Bread flour for pasta production
The entrepreneurial scope of the Ethiopian mills is greatly limited by these massive restrictions. Consequently, most mills only produce a single type of flour — one that can be used for bread products, biscuits and pasta alike. Although durum wheat (Triticum durum), with its balanced protein and starch content and specific gluten properties, is the optimum wheat variety for pasta production, Ethiopian pasta factories generally must manage with conventional bread flour made from soft wheat (Triticum aestivum).
During processing, the protein content of these flours — which is often only around 10% — can have adverse effects on the machinability of the dough and the quality of the products. Due to the fine granulation, the flowability of the flour decreases in comparison to semolina.
Additionally, the weaker dough stability may lead to lump formation during the mixing process. In contrast to products made from hard wheat semolina, the cooked pasta tends to be sticky, has a lighter, greyish color, a softer bite and an uneven surface structure.
Pastazym as a quality booster
Millers and pasta makers who are not willing to accept such compromises can achieve an effective solution by using enzymatic flour improvers from the Pastazym range. These greatly improve both the processing properties of the dough and the quality of the finished products. Even small amounts of tailor-made enzymes and additives can compensate for quality deficits in the raw materials and result in more efficient pasta flours. The focus is on the quality parameters of firmness, stickiness, stability, cooking loss and color intensity.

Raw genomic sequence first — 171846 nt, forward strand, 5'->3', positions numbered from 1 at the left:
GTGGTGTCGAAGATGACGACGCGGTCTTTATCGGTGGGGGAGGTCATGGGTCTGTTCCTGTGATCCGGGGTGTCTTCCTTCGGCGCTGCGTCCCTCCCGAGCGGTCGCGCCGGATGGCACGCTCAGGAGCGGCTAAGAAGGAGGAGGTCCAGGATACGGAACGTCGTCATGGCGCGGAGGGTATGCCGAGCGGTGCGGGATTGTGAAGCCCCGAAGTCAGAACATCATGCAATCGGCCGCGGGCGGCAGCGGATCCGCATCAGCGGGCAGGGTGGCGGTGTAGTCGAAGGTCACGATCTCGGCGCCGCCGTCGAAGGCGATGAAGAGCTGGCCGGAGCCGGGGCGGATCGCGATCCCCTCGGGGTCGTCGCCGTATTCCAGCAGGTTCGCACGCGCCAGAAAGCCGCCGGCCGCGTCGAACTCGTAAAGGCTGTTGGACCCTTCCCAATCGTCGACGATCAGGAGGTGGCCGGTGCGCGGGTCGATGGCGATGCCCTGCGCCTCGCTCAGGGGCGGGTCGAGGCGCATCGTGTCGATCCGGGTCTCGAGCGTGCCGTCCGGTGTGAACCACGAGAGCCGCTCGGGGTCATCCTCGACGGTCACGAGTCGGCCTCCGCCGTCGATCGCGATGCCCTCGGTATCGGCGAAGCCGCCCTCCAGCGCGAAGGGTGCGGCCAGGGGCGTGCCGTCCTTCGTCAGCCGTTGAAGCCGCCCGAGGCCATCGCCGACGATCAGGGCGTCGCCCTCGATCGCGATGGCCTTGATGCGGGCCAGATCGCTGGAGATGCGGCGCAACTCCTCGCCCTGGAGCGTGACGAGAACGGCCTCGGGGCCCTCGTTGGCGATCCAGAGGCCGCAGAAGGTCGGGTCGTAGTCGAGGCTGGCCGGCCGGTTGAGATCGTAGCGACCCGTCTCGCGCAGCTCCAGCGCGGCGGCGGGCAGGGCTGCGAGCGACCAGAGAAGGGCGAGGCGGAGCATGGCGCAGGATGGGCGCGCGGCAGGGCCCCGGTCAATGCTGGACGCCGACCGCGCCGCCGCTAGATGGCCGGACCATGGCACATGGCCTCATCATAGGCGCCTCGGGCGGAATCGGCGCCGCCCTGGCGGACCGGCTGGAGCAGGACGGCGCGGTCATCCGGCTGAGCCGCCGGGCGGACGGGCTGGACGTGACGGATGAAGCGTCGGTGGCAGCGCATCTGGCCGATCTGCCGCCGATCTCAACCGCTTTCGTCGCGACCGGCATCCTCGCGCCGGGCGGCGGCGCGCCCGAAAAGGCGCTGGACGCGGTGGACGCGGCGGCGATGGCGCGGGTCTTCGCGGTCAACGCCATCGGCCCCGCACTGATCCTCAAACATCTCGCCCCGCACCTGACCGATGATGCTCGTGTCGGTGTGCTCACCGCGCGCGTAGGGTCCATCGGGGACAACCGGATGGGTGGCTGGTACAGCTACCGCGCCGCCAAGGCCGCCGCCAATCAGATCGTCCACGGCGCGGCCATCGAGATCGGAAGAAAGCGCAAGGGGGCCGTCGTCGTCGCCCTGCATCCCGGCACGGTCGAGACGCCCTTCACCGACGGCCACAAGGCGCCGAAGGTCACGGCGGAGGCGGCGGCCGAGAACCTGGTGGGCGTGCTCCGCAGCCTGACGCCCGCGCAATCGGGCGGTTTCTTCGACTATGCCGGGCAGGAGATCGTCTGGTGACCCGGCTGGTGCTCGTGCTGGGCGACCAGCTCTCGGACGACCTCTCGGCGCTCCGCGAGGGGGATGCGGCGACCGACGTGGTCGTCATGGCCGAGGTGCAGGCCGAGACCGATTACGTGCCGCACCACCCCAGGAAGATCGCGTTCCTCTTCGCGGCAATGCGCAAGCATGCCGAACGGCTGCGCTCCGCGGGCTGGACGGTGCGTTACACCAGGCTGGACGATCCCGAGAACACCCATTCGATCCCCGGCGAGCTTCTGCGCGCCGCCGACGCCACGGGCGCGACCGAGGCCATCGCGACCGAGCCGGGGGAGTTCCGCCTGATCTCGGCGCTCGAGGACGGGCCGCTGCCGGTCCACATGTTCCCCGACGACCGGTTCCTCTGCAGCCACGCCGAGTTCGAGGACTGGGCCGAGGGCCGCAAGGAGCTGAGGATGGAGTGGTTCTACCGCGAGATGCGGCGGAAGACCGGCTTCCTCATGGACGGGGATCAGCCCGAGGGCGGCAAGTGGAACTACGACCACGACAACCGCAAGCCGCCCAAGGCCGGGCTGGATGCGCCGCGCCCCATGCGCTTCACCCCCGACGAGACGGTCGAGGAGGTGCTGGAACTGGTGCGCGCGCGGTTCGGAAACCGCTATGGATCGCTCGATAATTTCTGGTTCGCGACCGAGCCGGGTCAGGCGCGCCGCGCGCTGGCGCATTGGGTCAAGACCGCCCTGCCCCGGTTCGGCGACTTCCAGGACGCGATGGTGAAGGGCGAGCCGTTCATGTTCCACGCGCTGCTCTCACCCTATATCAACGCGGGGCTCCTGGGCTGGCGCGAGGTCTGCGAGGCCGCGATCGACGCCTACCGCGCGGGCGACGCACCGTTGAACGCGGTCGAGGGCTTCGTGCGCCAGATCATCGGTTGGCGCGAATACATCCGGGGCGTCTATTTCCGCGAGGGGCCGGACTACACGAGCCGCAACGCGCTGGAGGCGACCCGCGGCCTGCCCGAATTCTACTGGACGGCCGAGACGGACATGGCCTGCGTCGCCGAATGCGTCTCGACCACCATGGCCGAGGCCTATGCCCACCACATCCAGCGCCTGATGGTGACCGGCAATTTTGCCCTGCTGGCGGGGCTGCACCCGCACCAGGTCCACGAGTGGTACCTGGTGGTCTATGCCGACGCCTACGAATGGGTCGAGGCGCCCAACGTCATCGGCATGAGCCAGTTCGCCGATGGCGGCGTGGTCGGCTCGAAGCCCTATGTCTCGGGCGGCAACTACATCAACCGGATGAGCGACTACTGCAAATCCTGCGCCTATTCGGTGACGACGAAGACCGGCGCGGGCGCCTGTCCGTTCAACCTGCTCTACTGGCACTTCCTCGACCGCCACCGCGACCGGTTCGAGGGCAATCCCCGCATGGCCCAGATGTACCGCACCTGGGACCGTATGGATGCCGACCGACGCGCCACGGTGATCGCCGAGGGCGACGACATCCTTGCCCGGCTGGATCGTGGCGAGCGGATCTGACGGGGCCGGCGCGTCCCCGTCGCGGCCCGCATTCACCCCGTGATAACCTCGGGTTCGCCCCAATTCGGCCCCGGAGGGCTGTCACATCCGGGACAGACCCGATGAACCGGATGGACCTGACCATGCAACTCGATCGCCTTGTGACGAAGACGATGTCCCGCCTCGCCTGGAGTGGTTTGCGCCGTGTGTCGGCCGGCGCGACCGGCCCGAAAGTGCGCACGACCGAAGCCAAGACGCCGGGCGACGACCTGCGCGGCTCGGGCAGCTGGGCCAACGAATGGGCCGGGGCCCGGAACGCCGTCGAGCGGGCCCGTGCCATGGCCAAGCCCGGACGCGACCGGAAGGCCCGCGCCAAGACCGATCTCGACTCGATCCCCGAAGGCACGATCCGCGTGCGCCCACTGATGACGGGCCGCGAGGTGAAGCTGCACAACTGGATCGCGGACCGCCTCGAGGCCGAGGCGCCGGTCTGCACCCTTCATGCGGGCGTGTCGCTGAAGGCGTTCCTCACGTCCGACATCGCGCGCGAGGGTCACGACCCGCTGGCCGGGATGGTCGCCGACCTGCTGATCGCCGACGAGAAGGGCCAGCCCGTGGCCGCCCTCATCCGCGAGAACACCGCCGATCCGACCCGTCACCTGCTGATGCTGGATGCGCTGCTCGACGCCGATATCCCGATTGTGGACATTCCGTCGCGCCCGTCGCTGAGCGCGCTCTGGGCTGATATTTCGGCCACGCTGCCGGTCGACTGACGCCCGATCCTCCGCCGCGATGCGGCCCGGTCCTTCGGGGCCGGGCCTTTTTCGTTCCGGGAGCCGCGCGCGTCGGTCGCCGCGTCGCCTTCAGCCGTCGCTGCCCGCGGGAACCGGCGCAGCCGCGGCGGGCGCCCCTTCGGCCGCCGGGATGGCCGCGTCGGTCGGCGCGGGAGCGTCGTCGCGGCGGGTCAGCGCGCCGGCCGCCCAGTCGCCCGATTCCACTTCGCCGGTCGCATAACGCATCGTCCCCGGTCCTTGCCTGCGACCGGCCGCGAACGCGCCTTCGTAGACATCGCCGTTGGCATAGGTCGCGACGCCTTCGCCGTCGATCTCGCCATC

Depending on requirements, the products of choice are enzymes with different specificity of action, carefully combined with emulsifiers, vital wheat gluten, natural colorants, ascorbic acid and further additives. These greatly strengthen the dough matrix and intensify the yellow color. To achieve optimum results from improvement of a pasta flour, the individual ingredients of the Pastazym must be carefully adjusted to the initial flour grade and the production method used.
The following overview offers a basic guide to common faults in the products and ways of solving them.
Problem: Insufficient firmness, high stickiness.
Possible cause: Low protein content, poor gluten quality.
Solution: Use suitable flour improvers to strengthen the protein network and greatly improve the performance of the flour and the texture and sensory properties of the cooked pasta.
Problem: Pale color, not yellow enough.
Possible cause: Not enough yellow pigments in the flour/semolina.
Solution: Use natural colorants in combination with vitamins to achieve a rich yellow color. The individual choice will depend on the food laws in force.
Problem: Cracks in the dry product; broken pieces.
Possible cause: Low protein content, weak gluten quality, faulty drying.
Solution: Adjust the drying process (time, temperature, humidity). Improve the cross-linking of the starch and protein fractions with suitable flour treatment, thus increasing the resistance of the dried products to mechanical stress.
Problem: Specks in the dried pasta.
Possible cause: High-extraction flour; high proportion of outer layers of the grain.
Solution: Reduce the level of extraction; brighten the flour with special enzymes.
Problem: Insufficient cooking tolerance; high cooking losses; cloudiness of the cooking water.
Possible cause: Weak dough structure; exudation of starch during cooking.
Solution: Increase cooking tolerance with enzyme compounds to improve the gluten structure and thus reduce starch exudation during cooking. Specific flour treatment can prevent intensive swelling of the starch grains even with extremely long cooking times.